Given n processes, each process has a unique PID (process id) and its PPID (parent process id).

Each process only has one parent process, but may have one or more children processes. This is just like a tree structure. Only one process has PPID that is 0, which means this process has no parent process. All the PIDs will be distinct positive integers.

We use two list of integers to represent a list of processes, where the first list contains PID for each process and the second list contains the corresponding PPID.

Now given the two lists, and a PID representing a process you want to kill, return a list of PIDs of processes that will be killed in the end. You should assume that when a process is killed, all its children processes will be killed. No order is required for the final answer.

Example 1:

Input: 
pid =  [1, 3, 10, 5]
ppid = [3, 0, 5, 3]
kill = 5
Output: [5,10]
Explanation: 
           3
         /   \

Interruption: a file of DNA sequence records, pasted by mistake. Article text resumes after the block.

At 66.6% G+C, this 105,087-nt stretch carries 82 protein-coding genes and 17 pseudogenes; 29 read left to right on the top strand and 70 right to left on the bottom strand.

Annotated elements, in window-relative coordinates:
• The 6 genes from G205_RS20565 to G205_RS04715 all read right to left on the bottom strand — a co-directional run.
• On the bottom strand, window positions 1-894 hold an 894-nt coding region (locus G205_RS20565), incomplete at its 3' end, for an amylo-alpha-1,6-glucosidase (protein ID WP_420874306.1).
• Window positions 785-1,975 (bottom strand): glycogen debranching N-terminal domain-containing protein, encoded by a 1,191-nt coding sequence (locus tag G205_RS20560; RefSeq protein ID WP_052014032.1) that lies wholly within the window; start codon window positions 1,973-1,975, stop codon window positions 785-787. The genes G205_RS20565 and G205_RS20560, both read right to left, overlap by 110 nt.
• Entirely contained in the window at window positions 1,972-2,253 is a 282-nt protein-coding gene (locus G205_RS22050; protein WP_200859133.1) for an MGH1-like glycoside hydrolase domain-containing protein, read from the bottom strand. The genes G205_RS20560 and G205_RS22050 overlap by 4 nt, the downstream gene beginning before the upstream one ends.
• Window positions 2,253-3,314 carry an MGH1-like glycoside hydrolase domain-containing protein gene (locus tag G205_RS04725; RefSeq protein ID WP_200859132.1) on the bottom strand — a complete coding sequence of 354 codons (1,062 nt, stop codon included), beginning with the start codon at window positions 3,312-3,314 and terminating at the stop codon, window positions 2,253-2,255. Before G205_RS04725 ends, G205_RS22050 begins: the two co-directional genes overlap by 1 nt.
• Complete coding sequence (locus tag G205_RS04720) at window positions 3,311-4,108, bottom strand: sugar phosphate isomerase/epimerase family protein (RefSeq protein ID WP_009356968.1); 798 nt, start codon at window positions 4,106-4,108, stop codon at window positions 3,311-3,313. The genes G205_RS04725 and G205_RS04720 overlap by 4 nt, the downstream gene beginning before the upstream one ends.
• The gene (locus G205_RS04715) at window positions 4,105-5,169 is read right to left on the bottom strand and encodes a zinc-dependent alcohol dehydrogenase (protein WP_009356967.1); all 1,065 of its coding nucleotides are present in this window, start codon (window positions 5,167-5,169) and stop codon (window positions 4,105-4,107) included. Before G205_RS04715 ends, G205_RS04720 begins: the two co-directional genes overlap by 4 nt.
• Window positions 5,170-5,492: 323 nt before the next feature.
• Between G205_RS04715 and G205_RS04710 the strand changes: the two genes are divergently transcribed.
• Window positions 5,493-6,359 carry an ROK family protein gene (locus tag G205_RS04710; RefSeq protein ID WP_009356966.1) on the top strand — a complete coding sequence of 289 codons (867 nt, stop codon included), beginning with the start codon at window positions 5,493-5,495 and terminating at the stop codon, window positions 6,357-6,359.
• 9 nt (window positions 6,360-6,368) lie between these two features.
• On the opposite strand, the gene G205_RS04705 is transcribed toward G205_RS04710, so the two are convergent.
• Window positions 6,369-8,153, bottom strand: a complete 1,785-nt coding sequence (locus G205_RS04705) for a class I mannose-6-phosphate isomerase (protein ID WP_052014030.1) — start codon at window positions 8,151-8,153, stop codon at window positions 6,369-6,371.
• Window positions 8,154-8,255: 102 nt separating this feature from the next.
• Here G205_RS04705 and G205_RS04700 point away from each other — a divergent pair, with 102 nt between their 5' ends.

1     5
             /
            10
Kill 5 will also kill 10.

Note:

  1. The given kill id is guaranteed to be one of the given PIDs.
  2. n >= 1.
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public class Solution {
    public List<Integer> killProcess(List<Integer> pid, List<Integer> ppid, int kill) {
        List<Integer> result = new ArrayList<>();
        if (pid == null || ppid == null) return result;
        Map<Integer, List<Integer>> map = new HashMap<>();
        for (int i = 0; i < pid.size(); i++) {
            if (!map.containsKey(ppid.get(i))) {
                map.put(ppid.get(i), new LinkedList<>());
            }
            map.get(ppid.get(i)).add(pid.get(i));
        }
        Queue<Integer> q = new LinkedList<>();
        q.offer(kill);
        while (!q.isEmpty()) {
            int id = q.poll();
            result.add(id);
            if (map.containsKey(id)) q.addAll(map.get(id));
        }
        return result;
    }
}
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